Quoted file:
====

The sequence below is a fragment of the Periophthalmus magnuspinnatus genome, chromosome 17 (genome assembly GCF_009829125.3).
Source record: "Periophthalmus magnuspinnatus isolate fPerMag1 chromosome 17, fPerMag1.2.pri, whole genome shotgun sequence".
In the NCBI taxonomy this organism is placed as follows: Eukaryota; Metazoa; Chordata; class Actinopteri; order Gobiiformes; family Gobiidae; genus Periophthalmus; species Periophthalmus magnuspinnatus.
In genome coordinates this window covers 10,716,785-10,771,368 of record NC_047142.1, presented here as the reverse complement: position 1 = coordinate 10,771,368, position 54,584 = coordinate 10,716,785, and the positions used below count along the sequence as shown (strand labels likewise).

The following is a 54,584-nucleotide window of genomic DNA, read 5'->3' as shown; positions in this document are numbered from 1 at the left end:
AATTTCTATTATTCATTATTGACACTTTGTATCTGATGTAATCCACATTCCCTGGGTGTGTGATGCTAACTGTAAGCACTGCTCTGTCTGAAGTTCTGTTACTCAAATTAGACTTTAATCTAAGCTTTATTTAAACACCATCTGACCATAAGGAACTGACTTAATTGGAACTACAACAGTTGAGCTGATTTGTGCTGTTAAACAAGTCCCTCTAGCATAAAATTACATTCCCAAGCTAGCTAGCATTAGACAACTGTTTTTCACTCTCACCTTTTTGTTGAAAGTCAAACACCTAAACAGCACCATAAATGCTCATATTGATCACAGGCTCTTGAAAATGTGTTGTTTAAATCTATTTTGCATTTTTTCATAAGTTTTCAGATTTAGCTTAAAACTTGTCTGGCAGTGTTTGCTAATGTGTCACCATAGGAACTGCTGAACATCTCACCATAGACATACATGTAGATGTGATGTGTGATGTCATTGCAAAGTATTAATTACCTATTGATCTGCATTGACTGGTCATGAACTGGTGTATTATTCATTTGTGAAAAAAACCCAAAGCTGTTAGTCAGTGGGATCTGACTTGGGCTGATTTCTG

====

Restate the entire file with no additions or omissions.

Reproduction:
The sequence below is a fragment of the Periophthalmus magnuspinnatus genome, chromosome 17 (genome assembly GCF_009829125.3).
Source record: "Periophthalmus magnuspinnatus isolate fPerMag1 chromosome 17, fPerMag1.2.pri, whole genome shotgun sequence".
In the NCBI taxonomy this organism is placed as follows: Eukaryota; Metazoa; Chordata; class Actinopteri; order Gobiiformes; family Gobiidae; genus Periophthalmus; species Periophthalmus magnuspinnatus.
In genome coordinates this window covers 10,716,785-10,771,368 of record NC_047142.1, presented here as the reverse complement: position 1 = coordinate 10,771,368, position 54,584 = coordinate 10,716,785, and the positions used below count along the sequence as shown (strand labels likewise).

The following is a 54,584-nucleotide window of genomic DNA, read 5'->3' as shown; positions in this document are numbered from 1 at the left end:
AATTTCTATTATTCATTATTGACACTTTGTATCTGATGTAATCCACATTCCCTGGGTGTGTGATGCTAACTGTAAGCACTGCTCTGTCTGAAGTTCTGTTACTCAAATTAGACTTTAATCTAAGCTTTATTTAAACACCATCTGACCATAAGGAACTGACTTAATTGGAACTACAACAGTTGAGCTGATTTGTGCTGTTAAACAAGTCCCTCTAGCATAAAATTACATTCCCAAGCTAGCTAGCATTAGACAACTGTTTTTCACTCTCACCTTTTTGTTGAAAGTCAAACACCTAAACAGCACCATAAATGCTCATATTGATCACAGGCTCTTGAAAATGTGTTGTTTAAATCTATTTTGCATTTTTTCATAAGTTTTCAGATTTAGCTTAAAACTTGTCTGGCAGTGTTTGCTAATGTGTCACCATAGGAACTGCTGAACATCTCACCATAGACATACATGTAGATGTGATGTGTGATGTCATTGCAAAGTATTAATTACCTATTGATCTGCATTGACTGGTCATGAACTGGTGTATTATTCATTTGTGAAAAAAACCCAAAGCTGTTAGTCAGTGGGATCTGACTTGGGCTGATTTCTG